In the previously cited analysis of 10 U.S. cities, Schwartz (2000) found that socioeconomic differences between the cities did not explain the observed differences in the city-specific PM10 associations with daily mortality. As in previous studies, the increase in deaths out of hospital 0.89 percent (95 percent CI 0.67 percent to 1.10 percent) per 10 g/m3 PM10 was substantially greater than the increase in deaths in hospital (0.49 percent, 95 percent CI 0.31 percent to 0.68 percent).
Zanobetti and Schwartz (2000) tested whether previous admissions or secondary diagnoses for respiratory illness increased the risk of cardiovascular hospital admission associated with ambient PM10 exposure. Based on Detroit hospitalizations of the elderly, they found that a concurrent or previous hospitalization for a respiratory infection more than doubled the risk of a particulate air pollution associated admission for cardiovascular disease. A previous admission for chronic obstructive pulmonary disease also was associated with increased risk of a PM10-associated cardiovascular admission.
Braga, et al. (2000) assessed confounding of the air pollution-daily mortality associations by respiratory epidemics in five U.S. cities. Respiratory epidemic periods were identified by excess pneumonia hospital admissions in each city. Controlling for the respiratory epidemics only slightly reduced the estimated effect of PM10 on daily mortality. The combined effect estimate across the five cities adjusted for respiratory epidemics was 0.85 percent (95 percent CI 0.60 percent to 1.10 percent) for each 10 g/m3 PM10, showing that the observed associations were not confounded by respiratory epidemics.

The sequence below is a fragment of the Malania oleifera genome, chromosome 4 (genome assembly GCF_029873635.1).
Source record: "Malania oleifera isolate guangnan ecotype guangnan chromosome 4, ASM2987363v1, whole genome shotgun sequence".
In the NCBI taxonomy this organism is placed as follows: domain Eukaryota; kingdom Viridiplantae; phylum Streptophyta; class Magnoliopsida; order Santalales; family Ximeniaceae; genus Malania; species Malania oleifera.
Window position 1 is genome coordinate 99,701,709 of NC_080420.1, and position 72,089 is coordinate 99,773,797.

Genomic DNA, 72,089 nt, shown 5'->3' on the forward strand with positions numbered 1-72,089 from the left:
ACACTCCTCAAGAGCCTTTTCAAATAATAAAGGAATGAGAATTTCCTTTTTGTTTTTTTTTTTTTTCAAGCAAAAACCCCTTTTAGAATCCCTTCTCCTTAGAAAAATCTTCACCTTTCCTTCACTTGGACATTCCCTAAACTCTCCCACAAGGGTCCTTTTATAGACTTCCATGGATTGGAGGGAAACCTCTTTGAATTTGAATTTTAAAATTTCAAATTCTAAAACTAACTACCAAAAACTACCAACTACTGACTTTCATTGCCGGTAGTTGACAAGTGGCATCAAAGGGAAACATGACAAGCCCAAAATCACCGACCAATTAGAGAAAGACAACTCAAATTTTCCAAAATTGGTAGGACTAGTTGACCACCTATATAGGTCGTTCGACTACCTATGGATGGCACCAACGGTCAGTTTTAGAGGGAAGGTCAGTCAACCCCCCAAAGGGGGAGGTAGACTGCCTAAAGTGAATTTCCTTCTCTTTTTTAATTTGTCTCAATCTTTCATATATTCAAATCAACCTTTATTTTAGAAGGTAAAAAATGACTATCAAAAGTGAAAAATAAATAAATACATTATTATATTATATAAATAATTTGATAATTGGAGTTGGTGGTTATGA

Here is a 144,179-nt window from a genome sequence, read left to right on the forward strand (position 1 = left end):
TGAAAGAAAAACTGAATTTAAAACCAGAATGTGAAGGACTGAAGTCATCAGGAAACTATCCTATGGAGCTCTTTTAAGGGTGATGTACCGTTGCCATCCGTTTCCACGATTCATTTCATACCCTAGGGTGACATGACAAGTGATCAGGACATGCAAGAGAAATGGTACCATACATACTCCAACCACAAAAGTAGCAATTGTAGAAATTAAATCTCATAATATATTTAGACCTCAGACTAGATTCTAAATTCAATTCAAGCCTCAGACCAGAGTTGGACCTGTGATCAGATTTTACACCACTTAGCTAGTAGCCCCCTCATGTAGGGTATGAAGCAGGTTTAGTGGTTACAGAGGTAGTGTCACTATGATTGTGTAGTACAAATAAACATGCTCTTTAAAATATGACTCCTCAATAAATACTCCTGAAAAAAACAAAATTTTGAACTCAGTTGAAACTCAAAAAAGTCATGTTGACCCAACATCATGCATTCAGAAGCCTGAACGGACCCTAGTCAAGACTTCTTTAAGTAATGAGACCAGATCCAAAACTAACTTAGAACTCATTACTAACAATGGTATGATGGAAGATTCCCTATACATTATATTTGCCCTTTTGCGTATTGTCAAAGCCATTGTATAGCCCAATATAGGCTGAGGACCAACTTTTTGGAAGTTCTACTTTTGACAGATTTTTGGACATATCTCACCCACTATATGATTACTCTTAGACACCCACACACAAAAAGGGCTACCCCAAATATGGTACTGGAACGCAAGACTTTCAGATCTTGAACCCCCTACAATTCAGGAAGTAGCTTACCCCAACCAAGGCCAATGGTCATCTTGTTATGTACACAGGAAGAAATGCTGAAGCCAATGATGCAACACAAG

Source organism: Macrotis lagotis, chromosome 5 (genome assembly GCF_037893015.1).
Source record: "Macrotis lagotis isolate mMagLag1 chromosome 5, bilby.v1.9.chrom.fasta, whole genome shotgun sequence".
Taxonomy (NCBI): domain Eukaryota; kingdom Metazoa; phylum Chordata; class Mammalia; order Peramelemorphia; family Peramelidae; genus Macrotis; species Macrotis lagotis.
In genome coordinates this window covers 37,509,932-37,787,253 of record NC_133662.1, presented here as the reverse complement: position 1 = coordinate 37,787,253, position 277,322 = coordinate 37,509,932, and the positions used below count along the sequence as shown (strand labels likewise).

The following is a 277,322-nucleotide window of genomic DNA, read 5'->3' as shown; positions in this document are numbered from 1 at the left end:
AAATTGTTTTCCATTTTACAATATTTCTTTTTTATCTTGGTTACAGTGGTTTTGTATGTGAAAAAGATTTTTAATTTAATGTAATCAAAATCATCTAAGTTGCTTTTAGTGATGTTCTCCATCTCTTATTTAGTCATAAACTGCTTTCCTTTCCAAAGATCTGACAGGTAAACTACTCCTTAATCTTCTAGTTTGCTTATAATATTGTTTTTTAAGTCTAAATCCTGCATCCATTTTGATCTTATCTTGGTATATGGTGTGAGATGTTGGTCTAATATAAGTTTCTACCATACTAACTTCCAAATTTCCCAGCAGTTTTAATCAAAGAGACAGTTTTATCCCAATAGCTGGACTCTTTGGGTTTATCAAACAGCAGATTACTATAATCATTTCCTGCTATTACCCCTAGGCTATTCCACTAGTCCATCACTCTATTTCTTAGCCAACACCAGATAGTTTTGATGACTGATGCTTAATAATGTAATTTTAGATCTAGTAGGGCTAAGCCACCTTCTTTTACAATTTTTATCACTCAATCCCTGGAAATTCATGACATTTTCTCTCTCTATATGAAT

Schwartz (2000) examined harvesting in a time series analysis of PM10 and daily mortality and hospital admissions in Chicago, to assess the net effect of PM10 exposures without any harvesting effects. Associations were estimated with successively larger time windows between 15 and 60 days. If only the most susceptible were having their date of death advanced by a few days, then by considering longer averaging times, any short-term deaths or admissions due to harvesting would not be counted. If harvesting were important, then the estimated associations should decrease in magnitude as the time windows increased. In contrast, the estimated effect of PM10 on daily mortality increases with window size. There was no change in deaths of patients in the hospital, while the estimated effect of PM10 on deaths of subjects out of the hospital increased more than three-fold. This suggests that particle exposures are increasing the risk of sudden death in subjects with apparently good health but underlying heart disease.
We will continue to apply the second stage analytic methods to hospital admissions data and to other cities to assess the effects of co-pollutants. For susceptible subpopulations, we will assess response to particulate exposure among well-characterized patients in existing follow-up studies. Data collection currently is underway to assess particulate response among adult participants in the Six Cities study through continued follow-up. In addition, data are being collected to assess markers of inflammatory response following PM exposure among participants in the normative aging study.
Journal Articles:No journal articles submitted with this report: View all 34 publications for this subproject